How to Sing in Mixed Voice (and erase your “vocal break”)

Hey guys! Here’s my second vocal “lesson” video.

If you’d like to take an online voice lesson with me, here’s the link:

You can watch my first lesson video here:

And you can watch a more in-depth mixed voice video here:

Aaand the CHEST VOICE video here:

Huge disclaimer: I’m NOT a voice coach. These are just things that I learned along that way that helped me and hopefully can help someone else too 🙂 thanks so much for watching!

Also, let me know if any of this helped you or if you have any questions! I’ll do my best to answer them 🙂

21 thoughts on “How to Sing in Mixed Voice (and erase your “vocal break”)”

    1. Josh Essex okay it was track for like a few weeks before I knew you, and YES I was atheletic! I played softball for like twelve years dude! (Lol and yeah I still don’t know how the damn thing raises)

    1. Md. Mosla Uddin Raju

      it was really helpful! i just lost my mix voice, i was so happy to have it, singing was so easy but as you mentioned it was nasally. i think thats why ive lost it. im working on it correctly now.

    2. Awesome! I’ve had that happen to me over and over, even now. Going back to the “nay” exercise will get you right back on track if you ever lose it again! It just takes an ungodly amount of time to develop muscle memory lol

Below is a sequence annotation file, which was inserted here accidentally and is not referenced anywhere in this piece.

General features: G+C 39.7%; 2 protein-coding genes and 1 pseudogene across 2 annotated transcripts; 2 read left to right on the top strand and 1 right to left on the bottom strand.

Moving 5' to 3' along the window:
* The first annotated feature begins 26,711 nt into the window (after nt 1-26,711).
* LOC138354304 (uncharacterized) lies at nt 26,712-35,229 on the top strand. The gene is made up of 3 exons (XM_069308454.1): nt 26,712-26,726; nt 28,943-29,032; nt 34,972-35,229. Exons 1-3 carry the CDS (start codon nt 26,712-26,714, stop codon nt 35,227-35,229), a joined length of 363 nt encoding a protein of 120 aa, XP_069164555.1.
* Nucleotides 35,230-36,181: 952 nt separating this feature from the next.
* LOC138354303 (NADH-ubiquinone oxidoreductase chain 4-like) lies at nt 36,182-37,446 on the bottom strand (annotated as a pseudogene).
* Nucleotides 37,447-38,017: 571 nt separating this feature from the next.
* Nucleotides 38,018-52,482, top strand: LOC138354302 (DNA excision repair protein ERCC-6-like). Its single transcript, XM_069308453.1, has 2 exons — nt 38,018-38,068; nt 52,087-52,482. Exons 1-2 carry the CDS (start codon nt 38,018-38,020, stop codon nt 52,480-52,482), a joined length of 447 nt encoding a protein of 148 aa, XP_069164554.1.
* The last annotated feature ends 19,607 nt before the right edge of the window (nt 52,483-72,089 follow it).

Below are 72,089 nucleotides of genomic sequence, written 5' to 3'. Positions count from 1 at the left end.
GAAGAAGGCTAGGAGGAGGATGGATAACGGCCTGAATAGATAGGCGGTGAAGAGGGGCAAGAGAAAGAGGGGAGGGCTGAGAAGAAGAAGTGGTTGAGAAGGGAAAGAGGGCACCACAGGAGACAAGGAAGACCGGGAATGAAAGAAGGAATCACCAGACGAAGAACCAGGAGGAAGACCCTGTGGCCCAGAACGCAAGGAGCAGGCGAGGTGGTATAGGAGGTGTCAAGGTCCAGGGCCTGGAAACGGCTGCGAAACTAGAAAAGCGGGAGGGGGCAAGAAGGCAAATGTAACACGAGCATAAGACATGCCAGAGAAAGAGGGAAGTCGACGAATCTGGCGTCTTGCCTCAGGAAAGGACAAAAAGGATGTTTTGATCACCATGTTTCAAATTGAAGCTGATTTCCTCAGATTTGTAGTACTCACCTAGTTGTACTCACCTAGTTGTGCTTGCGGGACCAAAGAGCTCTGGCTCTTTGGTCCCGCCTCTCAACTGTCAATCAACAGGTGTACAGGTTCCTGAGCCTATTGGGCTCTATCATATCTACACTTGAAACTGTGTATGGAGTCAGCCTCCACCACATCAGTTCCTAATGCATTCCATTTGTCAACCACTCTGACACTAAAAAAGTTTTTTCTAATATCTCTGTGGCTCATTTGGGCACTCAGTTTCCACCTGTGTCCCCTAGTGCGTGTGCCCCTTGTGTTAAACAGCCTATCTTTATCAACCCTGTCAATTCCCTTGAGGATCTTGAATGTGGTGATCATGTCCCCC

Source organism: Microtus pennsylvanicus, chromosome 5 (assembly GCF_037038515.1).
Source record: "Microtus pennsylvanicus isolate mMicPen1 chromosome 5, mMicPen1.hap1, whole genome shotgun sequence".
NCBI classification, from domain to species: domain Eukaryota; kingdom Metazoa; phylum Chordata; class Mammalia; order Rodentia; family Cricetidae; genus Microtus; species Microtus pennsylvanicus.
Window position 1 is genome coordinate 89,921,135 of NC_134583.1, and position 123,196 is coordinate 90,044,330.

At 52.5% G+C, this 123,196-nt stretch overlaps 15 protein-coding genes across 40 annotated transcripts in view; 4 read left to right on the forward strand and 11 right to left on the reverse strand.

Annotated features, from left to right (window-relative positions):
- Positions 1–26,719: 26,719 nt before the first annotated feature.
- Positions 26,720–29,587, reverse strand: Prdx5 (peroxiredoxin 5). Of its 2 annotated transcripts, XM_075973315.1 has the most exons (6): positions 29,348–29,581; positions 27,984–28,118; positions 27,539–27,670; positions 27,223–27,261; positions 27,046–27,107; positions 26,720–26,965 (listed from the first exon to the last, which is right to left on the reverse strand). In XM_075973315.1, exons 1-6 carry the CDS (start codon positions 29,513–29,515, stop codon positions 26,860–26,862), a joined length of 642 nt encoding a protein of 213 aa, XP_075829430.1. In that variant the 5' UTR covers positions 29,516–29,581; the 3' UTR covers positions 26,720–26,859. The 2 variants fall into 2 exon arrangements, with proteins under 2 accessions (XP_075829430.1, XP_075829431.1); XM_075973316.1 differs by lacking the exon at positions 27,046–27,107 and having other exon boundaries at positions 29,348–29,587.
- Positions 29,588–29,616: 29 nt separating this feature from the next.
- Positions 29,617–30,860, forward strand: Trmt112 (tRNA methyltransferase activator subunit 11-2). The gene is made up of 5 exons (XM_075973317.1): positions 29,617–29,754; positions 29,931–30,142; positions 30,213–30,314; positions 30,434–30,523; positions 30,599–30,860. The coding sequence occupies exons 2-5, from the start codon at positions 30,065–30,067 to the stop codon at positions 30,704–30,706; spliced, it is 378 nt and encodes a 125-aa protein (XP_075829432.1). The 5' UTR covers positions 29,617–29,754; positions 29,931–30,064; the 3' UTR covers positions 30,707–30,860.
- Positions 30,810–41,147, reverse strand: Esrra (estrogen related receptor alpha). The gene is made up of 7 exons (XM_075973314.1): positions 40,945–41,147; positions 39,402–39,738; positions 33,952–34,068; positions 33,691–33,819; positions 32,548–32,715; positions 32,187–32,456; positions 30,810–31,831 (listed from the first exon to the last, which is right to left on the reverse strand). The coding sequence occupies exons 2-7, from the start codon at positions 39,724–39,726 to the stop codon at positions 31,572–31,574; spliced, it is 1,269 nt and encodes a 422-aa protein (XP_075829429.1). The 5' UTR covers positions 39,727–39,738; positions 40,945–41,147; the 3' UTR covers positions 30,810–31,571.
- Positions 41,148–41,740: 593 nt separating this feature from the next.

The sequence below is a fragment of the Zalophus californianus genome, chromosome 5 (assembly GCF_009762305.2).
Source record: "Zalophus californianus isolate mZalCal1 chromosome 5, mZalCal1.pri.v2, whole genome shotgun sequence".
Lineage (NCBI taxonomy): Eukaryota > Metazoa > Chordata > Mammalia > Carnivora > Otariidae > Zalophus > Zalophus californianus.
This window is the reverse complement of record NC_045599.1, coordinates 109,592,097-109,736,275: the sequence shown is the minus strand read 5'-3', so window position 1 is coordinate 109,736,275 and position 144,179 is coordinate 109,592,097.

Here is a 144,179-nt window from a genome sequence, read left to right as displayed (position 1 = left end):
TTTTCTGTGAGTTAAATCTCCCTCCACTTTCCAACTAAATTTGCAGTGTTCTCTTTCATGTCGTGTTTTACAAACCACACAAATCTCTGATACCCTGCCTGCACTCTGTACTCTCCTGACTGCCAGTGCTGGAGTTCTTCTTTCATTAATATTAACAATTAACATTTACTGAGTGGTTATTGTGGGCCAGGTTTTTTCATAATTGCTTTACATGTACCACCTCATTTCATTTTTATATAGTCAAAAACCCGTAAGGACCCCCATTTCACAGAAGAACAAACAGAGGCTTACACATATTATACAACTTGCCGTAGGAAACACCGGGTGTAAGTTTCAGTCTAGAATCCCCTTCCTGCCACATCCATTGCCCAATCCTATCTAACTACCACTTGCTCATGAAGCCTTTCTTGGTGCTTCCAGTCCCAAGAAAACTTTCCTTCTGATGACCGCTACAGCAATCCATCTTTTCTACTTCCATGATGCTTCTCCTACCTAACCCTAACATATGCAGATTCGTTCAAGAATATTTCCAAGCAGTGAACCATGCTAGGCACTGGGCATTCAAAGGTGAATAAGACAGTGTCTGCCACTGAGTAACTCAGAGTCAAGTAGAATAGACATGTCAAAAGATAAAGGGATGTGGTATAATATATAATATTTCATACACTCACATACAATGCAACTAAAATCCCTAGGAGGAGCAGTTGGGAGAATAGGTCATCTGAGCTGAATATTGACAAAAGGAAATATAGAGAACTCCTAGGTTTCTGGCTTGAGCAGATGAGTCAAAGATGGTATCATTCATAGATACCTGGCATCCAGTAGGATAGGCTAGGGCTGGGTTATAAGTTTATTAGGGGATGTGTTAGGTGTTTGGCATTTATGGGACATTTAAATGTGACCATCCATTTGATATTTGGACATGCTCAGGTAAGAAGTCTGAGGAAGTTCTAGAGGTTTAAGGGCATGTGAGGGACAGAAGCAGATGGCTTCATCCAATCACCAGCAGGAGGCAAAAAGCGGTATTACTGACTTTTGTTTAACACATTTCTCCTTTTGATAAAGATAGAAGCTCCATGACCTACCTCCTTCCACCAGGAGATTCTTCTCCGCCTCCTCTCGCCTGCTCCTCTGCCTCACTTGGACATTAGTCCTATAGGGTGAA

1. I have question? Because I hate see you keep saying you don’t know how to use chest voice. Here’s a guide let’s say I’m a bass singer. My range is E2-E4. The highest I could sing without straining is a C4. But in my mix I can go up to about B4 or C5. Anyways, you used chest voice every day. When you speak. Chest voice is when you sing normal without falsetto or headvoice. Just like you say the words “ the car has stop “ now sing the words the car has stop. Your speaking voice would be similar chest because they are practically the same thing. When you not sing in headvoice or falsetto you are sing in chest voice.

    1. thanks for taking the time to comment! I guess I’ll rephrase that.. I know how to use chest voice but I’m not comfortable singing in it very high yet. My vocal coach is currently helping me figure out how to both strengthen/get used to my chest voice in a higher range and I’m working on smoothly switching between registers. Coming from only ever singing head voice my whole life, up until about three years ago, even though chest voice is something I speak with every day it still feels very fish out of water for me to sing in it. Thanks so much for taking the time to watch and comment!

    1. Haha okay–this is going to be a long one I can already tell haha